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Up-to-the-minute advice, information, resources, and, on occasion, commentary on federal and New Jersey state income taxes, and the various New Jersey property tax rebate programs, and insights and observations on tax policy and professional tax practice,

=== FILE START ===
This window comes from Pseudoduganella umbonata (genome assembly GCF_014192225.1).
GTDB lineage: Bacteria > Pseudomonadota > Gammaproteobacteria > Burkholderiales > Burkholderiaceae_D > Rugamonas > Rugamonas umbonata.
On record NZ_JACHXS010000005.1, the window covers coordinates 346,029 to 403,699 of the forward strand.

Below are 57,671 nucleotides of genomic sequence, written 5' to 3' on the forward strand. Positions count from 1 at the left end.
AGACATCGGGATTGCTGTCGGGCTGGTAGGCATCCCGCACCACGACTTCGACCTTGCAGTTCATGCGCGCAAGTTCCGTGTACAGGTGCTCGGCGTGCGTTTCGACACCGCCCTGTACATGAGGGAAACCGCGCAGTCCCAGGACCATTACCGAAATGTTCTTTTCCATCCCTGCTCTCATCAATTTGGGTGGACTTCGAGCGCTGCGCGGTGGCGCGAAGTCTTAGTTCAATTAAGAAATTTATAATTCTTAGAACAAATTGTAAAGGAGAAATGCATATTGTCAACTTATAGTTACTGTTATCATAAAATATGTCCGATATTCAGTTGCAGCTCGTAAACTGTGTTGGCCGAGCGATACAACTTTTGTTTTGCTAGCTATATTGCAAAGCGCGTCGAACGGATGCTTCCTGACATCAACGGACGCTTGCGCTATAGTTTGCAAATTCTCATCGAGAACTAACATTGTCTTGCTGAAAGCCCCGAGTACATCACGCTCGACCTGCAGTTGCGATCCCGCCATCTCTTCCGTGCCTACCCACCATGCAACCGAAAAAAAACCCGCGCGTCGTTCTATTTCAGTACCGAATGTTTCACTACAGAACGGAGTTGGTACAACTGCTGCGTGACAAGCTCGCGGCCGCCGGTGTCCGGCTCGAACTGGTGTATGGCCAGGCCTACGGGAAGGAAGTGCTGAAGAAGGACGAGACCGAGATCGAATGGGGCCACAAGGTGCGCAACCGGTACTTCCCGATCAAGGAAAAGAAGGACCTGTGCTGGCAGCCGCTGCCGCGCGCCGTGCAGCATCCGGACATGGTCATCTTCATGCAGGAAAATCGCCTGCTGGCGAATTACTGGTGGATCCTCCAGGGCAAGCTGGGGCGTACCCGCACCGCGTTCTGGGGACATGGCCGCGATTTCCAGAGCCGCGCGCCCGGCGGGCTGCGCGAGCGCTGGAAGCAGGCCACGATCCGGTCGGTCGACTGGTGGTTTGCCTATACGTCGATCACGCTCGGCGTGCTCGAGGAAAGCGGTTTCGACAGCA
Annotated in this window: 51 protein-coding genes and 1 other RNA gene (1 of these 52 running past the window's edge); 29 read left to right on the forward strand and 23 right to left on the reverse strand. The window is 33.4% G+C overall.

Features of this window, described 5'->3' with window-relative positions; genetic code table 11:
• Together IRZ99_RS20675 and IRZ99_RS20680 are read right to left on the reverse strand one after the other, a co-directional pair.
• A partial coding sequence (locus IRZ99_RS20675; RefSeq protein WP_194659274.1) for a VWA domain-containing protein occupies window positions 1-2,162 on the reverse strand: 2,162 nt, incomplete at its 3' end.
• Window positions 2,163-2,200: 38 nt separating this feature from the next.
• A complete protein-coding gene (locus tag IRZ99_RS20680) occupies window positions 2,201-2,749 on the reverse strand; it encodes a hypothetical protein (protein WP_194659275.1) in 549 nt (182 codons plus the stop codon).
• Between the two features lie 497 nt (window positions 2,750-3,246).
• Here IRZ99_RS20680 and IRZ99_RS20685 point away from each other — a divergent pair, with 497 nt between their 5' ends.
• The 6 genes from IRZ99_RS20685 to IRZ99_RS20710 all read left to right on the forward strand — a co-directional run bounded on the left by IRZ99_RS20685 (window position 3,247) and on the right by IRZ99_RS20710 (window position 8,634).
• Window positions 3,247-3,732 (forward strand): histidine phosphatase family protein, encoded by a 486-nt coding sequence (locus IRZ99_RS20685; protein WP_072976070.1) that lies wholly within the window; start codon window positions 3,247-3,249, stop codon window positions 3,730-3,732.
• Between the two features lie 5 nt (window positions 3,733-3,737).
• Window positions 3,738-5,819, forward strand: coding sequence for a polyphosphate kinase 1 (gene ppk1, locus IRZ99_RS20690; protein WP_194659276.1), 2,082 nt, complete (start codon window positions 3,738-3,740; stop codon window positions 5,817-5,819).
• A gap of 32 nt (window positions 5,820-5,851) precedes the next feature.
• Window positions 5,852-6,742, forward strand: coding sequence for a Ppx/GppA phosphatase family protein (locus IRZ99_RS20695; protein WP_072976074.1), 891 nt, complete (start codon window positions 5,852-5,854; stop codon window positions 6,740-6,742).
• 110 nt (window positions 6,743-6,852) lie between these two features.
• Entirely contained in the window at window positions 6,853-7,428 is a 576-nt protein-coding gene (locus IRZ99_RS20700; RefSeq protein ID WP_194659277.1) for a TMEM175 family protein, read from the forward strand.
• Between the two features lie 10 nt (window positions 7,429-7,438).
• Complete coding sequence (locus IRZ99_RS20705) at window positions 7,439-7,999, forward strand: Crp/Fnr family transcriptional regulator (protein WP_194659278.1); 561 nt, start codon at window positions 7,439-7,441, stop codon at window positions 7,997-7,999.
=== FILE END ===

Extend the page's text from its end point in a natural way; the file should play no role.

Updated: 2018-01-16T05:42:06.910-05:00